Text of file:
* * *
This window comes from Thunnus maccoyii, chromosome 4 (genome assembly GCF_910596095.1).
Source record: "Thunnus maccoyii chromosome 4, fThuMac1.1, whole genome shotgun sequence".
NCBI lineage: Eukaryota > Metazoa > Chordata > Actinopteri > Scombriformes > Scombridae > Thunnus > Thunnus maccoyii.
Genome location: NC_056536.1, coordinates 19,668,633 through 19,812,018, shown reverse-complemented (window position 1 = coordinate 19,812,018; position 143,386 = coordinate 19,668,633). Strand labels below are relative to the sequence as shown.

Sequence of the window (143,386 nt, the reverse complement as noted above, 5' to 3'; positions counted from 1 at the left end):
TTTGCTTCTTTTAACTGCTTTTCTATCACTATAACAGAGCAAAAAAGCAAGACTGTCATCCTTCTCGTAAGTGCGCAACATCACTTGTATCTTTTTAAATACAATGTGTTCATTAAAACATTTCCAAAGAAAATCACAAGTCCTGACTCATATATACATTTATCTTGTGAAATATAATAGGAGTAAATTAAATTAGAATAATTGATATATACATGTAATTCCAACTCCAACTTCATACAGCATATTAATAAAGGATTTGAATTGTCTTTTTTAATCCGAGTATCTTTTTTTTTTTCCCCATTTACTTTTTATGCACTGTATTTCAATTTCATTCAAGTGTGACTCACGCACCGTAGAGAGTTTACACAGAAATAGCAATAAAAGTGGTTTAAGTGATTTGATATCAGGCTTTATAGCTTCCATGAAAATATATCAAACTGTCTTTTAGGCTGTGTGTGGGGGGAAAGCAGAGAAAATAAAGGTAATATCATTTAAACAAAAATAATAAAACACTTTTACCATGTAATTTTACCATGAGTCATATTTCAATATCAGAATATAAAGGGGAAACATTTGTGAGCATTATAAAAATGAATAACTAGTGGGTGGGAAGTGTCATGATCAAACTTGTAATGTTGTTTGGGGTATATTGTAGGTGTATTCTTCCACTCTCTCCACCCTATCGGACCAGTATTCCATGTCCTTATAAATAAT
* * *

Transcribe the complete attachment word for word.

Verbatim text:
This window comes from Thunnus maccoyii, chromosome 4 (genome assembly GCF_910596095.1).
Source record: "Thunnus maccoyii chromosome 4, fThuMac1.1, whole genome shotgun sequence".
NCBI lineage: Eukaryota > Metazoa > Chordata > Actinopteri > Scombriformes > Scombridae > Thunnus > Thunnus maccoyii.
Genome location: NC_056536.1, coordinates 19,668,633 through 19,812,018, shown reverse-complemented (window position 1 = coordinate 19,812,018; position 143,386 = coordinate 19,668,633). Strand labels below are relative to the sequence as shown.

Sequence of the window (143,386 nt, the reverse complement as noted above, 5' to 3'; positions counted from 1 at the left end):
TTTGCTTCTTTTAACTGCTTTTCTATCACTATAACAGAGCAAAAAAGCAAGACTGTCATCCTTCTCGTAAGTGCGCAACATCACTTGTATCTTTTTAAATACAATGTGTTCATTAAAACATTTCCAAAGAAAATCACAAGTCCTGACTCATATATACATTTATCTTGTGAAATATAATAGGAGTAAATTAAATTAGAATAATTGATATATACATGTAATTCCAACTCCAACTTCATACAGCATATTAATAAAGGATTTGAATTGTCTTTTTTAATCCGAGTATCTTTTTTTTTTTCCCCATTTACTTTTTATGCACTGTATTTCAATTTCATTCAAGTGTGACTCACGCACCGTAGAGAGTTTACACAGAAATAGCAATAAAAGTGGTTTAAGTGATTTGATATCAGGCTTTATAGCTTCCATGAAAATATATCAAACTGTCTTTTAGGCTGTGTGTGGGGGGAAAGCAGAGAAAATAAAGGTAATATCATTTAAACAAAAATAATAAAACACTTTTACCATGTAATTTTACCATGAGTCATATTTCAATATCAGAATATAAAGGGGAAACATTTGTGAGCATTATAAAAATGAATAACTAGTGGGTGGGAAGTGTCATGATCAAACTTGTAATGTTGTTTGGGGTATATTGTAGGTGTATTCTTCCACTCTCTCCACCCTATCGGACCAGTATTCCATGTCCTTATAAATAAT